Conservation & Health

Project Objective

Project Location: South Africa
IUCN: Endangered Species
Target Species: Black & White Rhinoceros (Ceratotherium simum & Diceros bicornis)

Population estimation: 10.000 
Population Trend: Declining

This has been an ongoing project for the past decade in a joint effort to save the rhinos working alongside antipoaching units. Within our team, we have some of the more experienced and reputable wildlife vets on wild rhino medicine and conservation.


Poaching & Illegal Trafficking

South Africa is home to 90% of the white rhino and around 40% of the black rhino population. Since 2012, as a result of poaching, the white rhino population has halved, now to fewer than 10,000. As part of the illegal trade, rhinos are poached, and their horns are chopped to be sold on the black market. Rhino horn is only keratine. All efforts are needed to save the species in the current massacre. 

Our Actions as Wildlife Veterinarians working in the field


Rhino Translocation to safe locations and to ensure Genetic diversity.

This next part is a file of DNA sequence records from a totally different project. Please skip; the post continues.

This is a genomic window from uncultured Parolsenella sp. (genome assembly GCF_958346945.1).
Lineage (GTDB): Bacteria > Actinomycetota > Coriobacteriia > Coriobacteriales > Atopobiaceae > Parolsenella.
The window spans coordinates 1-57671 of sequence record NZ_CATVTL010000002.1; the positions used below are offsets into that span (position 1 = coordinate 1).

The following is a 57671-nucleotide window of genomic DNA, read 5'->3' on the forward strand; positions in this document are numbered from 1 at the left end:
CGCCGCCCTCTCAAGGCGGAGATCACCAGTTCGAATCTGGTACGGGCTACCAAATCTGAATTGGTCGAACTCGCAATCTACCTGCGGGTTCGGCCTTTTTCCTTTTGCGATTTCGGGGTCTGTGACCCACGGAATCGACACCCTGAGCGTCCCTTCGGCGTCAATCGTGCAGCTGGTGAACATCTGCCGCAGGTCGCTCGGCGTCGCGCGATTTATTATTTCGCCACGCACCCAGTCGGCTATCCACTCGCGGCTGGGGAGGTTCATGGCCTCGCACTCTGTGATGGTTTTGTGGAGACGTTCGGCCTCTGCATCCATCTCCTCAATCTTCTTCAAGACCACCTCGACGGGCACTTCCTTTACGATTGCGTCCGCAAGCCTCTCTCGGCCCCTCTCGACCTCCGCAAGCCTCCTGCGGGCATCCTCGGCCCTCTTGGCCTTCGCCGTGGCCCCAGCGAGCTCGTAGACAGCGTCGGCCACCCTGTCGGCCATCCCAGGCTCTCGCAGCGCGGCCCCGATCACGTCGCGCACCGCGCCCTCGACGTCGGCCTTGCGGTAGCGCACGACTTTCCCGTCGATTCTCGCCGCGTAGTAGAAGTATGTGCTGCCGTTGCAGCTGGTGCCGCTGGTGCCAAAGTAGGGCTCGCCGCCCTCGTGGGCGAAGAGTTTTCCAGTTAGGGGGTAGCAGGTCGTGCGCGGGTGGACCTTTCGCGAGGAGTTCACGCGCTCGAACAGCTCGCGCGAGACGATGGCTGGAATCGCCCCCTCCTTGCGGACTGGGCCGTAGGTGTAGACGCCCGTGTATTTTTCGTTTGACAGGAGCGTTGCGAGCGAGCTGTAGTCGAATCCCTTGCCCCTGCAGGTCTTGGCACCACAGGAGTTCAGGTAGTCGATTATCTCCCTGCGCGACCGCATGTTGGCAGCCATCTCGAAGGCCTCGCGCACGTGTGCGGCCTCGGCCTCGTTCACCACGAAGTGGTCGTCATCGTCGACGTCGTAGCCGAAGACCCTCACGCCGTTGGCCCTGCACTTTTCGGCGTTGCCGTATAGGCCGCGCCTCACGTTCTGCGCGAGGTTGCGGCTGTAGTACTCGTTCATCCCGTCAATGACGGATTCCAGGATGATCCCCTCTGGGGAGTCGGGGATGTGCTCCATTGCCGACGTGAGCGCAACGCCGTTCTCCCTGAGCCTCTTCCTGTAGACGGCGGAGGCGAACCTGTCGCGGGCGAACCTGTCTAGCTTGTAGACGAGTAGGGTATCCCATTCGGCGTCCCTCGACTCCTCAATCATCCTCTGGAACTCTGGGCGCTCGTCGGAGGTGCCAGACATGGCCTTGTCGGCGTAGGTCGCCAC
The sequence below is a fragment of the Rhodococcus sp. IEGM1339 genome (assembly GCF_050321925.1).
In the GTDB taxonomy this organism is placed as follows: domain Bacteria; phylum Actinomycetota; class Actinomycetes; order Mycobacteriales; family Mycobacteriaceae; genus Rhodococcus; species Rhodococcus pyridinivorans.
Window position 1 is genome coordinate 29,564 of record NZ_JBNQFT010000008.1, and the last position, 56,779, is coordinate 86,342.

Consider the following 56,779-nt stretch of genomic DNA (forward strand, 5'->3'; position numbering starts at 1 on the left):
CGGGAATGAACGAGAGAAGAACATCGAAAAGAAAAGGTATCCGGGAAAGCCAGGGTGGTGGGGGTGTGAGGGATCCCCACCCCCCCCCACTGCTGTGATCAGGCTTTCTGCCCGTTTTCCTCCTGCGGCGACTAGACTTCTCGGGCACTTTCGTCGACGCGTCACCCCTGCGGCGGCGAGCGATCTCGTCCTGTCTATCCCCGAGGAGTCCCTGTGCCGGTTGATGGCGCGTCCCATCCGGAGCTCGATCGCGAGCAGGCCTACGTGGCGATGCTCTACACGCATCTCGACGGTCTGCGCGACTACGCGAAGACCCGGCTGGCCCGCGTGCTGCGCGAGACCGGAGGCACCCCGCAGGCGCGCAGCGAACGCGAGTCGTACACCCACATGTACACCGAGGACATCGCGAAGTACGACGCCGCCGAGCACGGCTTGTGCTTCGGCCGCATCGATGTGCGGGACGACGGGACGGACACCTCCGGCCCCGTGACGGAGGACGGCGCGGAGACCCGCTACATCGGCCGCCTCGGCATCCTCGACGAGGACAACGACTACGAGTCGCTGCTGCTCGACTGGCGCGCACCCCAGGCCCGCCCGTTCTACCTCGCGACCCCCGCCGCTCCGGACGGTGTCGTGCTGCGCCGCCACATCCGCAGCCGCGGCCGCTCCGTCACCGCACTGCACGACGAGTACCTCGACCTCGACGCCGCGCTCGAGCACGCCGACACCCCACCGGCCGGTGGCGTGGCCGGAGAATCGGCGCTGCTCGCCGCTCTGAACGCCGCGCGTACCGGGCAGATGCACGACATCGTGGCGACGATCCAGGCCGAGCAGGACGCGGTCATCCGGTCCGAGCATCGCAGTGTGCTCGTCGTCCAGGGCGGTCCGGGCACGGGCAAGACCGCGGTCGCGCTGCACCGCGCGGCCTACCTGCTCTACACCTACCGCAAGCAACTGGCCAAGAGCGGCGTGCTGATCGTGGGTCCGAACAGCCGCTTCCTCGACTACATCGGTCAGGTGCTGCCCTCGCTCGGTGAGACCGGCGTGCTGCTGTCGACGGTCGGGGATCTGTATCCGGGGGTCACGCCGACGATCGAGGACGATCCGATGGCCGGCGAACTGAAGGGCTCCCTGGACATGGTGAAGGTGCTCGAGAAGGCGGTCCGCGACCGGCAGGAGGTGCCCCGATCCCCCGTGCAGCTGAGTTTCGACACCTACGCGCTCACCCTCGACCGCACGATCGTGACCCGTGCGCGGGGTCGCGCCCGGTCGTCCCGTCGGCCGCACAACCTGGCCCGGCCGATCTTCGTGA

Rescue and handraising of rhino orphans.


Placement of tracker devices on the rhinos to help the anti-poaching & management teams protect them.


Fundraising & Awareness programs locally and globally.


Wildlife vets capacity building worldwide. 


Rhino dehorning. This process is done under anaesthesia, on experts’ hands and without causing any harm to the animal. The Germinal layer of the horn remains intact. The horn grows back. This is an important tool that reduces the risk of being poached.


Research on rhino anaesthesia and reproduction. 

Our Impact

Rhino Medicine & Conservation

Hundreds of rhinos are saved annually thanks to committed wildlife veterinarians working in the wild.

Reduce Conflict

Mafias lead Rhino poaching; it is an armed conflict. By combating poaching, we support peaceful communities that live harmoniously with wildlife.

Sustainable economy & Ecosystem protection

Rhinos are critical species in the ecosystem and one of the big five. They are among the top five species why tourists choose to travel to Africa yearly. Wildlife eco-touring brings billions of USD annually to Africa and creates thousands of employment. It is a sustainable model for communities and nature.

Capacity building & Awareness

Annually Dr Tindall and Dr Quesada train dozens of veterinarians in wildlife medicine with a particular focus on rhinos and spread the word globally in congress.

Join our Wildlife Vets saving Rhinos

Meet the team

Fabiola Rhino

Dr Quesada, Fabiola

Veterinary Medicine Doctor. Wild Spirit Fund – Founder.

Dr Brendan Tindall

Dr Tindall, Brendan

Veterinary Medicine Doctor. Rhino Expert. South Africa

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